Top 10 Drug Testing Tips for HR

by Nicole Jupe on June 16, 2017

Human Resources professionals serve as trusted advisors offering insights and guidance on a variety of topics such as staffing, benefits, compensation, and employee engagement. Ultimately, the role centers on making a positive impact for the workforce and retaining high-performing employees who drive results. As the labor market tightens, the importance of effective recruitment strategies has to continue to increase in order to attract the highest caliber job candidates.

A drug screening program is a critical component to aid HR in hiring the best, most talented, drug-free individual for the job. It also supports efforts to maintain a safe, healthy, and productive environment for all employees. Without a testing program, employers can face challenges such as increased absenteeism, turnover, and on-the-job accidents, as well as declines in performance and productivity.

According to the National Survey on Drug Use and Health, approximately 67 percent of all drug users are employed. With that in mind, here are 10 tips to boost your workplace drug testing IQ.

  1. Know the risks. Drug use among American workers is on an upward trend. Analysis from the recent Quest Diagnostics Drug Testing Index showed that drug positivity in the U.S. workforce hit a 12-year high fueled by cocaine, marijuana, and methamphetamine.
  1. Understand when and who to drug test. Different reasons for testing impact frequency and who is tested. For example, pre-employment drug testing is completed by a candidate after a conditional offer of employment has been made and requires a negative result. On the other hand, random drug testing is conducted on an unannounced basis using a random selection process of current employees.
  1. Match the test to your needs. Urine, oral fluid, hair, and instant tests are the most common workplace drug testing methods available and each has unique advantages. If you are unsure which test type best fits your workforce, our Drug Testing Needs Assessment can help.
  1. Screen for commonly-detected drugs. Select what drugs to monitor by taking into consideration regional patterns of drug use, job type, employee demographics, and drug testing benefits / limitations. Many companies, regardless of industry, elect to follow the guidelines established by the federal drug testing program.
  1. Determine the window of drug detection. Decide if your company is screening for very recent drug use or longer term patterns of repetitive use. Various drug test types can be used in combination with each other for more comprehensive screening.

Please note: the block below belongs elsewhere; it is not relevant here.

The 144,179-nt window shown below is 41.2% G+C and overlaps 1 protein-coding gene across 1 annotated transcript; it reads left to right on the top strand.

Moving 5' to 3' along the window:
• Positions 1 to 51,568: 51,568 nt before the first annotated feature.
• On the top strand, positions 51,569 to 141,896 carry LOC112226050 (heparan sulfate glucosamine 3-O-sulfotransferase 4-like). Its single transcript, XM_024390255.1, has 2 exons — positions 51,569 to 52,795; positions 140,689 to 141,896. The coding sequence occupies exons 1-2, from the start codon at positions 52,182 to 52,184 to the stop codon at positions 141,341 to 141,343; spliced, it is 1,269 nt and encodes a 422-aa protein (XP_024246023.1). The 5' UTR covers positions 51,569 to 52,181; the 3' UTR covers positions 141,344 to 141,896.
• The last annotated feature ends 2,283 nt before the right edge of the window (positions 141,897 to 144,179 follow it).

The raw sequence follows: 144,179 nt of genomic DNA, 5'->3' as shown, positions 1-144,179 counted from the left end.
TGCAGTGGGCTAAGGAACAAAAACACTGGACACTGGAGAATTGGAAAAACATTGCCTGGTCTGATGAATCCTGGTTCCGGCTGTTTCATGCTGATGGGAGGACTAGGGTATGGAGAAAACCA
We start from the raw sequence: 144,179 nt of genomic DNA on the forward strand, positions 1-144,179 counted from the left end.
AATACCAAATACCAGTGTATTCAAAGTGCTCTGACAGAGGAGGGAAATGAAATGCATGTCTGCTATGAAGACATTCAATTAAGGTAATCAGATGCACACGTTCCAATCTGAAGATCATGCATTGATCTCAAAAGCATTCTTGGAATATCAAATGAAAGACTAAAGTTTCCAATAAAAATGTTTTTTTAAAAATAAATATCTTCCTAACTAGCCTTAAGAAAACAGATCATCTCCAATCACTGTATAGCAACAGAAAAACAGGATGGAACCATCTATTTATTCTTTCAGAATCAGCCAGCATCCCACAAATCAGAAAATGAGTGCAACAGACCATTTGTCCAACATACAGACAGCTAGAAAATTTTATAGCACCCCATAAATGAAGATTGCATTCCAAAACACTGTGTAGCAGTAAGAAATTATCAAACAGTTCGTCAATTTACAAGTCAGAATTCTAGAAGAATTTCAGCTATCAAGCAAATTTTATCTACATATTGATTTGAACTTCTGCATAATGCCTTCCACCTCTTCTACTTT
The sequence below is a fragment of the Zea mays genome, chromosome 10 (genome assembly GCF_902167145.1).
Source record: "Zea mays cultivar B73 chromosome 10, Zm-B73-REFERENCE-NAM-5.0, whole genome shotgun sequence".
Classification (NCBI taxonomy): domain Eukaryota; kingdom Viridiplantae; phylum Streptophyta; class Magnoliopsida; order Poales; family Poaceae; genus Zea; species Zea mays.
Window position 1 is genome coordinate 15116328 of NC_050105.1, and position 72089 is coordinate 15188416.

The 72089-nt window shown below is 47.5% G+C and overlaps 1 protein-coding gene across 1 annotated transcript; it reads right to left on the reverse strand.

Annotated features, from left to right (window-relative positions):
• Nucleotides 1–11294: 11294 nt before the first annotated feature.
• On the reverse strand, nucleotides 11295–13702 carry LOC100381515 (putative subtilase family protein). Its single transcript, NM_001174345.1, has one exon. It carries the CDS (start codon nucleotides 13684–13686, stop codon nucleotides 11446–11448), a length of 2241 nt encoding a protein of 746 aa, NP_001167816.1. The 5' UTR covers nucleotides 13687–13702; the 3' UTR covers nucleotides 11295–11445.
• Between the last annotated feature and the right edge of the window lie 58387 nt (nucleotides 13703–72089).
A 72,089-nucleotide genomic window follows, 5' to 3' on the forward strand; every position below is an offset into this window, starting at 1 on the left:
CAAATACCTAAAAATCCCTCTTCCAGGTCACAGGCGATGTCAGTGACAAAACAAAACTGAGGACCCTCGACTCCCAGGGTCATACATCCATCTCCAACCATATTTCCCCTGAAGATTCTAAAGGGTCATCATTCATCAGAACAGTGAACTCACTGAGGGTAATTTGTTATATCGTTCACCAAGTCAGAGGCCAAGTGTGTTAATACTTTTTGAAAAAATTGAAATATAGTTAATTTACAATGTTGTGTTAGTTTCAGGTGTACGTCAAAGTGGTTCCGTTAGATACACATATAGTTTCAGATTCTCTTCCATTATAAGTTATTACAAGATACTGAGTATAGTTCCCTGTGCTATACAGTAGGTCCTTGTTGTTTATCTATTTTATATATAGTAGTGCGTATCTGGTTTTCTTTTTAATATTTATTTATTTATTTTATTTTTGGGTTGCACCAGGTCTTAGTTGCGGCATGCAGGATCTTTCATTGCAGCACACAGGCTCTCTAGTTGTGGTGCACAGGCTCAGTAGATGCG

1. Choose who collects the drug test specimen. Employers can opt to conduct certain types of drug test collections themselves at their place of employment. Other employers prefer that a trained, professional test administrator complete the collection at a nearby site equipped with the necessary testing supplies and forms.
  1. Revisit your policy. Review your policy to ensure it is current, complies with all relevant state and federal laws, and considers all parameters and procedures involved with drug testing. Consider new challenges such as state marijuana legislation, our country’s opioid epidemic, and the growing popularity of synthetic drugs such as synthetic cannabinoids, K2, and bath salts in your program’s language. Always consult an attorney if you need additional clarity. 
  1. Train your leaders. Once the policy is implemented, provide training to supervisors about the warning signs of substance abuse, documentation of performance-related problems, employee assistance programs (EAP), health-insurance coverage for treatment, and how to refer an employee for help. 
  1. Be transparent. Policies must be applied consistently across an organization without exception. Communicate to job candidates that a pre-employment drug testing is a mandatory requirement and only hire an applicant who passes the drug test.
  1. Stay informed. Organizations such as the Society for Human Resource Management (SHRM), Drug and Alcohol Testing Industry Association (DATIA), Substance Abuse Program Administrators Association (SAPAA), and The Institute for a Drug-Free Workplace offer training and resources about drug and alcohol testing and trends. You can also follow trusted media and social media communities keep current on news and information. If you are in New Orleans for the annual SHRM conference, stop by booth #2321 and talk with a Quest representative.

For additional insights from industry experts, download our Guide to Establishing a Workplace Drug Testing Program.

For more information about drug testing, visit our website or contact us online.

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